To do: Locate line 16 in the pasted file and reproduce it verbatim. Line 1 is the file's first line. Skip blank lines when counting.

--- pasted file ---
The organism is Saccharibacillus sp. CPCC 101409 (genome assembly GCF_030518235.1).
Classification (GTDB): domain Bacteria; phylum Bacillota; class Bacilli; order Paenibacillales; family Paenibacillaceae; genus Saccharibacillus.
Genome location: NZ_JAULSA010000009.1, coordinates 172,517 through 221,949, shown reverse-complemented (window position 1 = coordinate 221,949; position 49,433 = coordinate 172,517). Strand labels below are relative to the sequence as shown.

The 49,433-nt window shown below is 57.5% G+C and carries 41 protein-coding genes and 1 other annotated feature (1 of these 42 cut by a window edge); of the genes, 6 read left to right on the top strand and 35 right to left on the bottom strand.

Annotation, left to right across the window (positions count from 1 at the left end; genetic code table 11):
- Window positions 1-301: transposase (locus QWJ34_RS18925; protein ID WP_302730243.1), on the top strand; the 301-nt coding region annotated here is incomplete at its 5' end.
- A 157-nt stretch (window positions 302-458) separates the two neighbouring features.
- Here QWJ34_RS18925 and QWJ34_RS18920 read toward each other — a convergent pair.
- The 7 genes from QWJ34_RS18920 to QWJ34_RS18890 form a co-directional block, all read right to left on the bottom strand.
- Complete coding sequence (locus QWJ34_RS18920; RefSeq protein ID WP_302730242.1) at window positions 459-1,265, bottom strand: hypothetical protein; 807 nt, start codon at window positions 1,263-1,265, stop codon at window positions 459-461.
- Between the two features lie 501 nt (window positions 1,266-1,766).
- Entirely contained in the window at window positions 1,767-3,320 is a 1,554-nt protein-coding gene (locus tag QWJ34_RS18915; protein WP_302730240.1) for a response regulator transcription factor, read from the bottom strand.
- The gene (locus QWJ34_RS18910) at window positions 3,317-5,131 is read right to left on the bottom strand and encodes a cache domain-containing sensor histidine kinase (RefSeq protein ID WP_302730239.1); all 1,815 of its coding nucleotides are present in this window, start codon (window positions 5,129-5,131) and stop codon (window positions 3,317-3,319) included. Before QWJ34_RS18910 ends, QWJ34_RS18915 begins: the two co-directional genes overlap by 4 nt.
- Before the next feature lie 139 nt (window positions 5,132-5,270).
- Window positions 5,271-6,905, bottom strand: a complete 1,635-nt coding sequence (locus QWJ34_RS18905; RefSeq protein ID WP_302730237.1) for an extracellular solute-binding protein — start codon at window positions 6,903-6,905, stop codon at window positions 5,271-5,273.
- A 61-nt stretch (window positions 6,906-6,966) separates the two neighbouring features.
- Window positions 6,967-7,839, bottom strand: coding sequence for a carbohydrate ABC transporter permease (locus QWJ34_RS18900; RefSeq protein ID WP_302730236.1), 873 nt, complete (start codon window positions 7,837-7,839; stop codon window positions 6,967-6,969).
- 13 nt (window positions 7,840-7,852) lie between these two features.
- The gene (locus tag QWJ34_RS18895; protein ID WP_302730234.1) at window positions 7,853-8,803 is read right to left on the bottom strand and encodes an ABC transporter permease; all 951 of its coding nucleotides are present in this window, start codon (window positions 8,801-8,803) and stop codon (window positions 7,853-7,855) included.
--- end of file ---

- A 61-nt stretch (window positions 6,906-6,966) separates the two neighbouring features.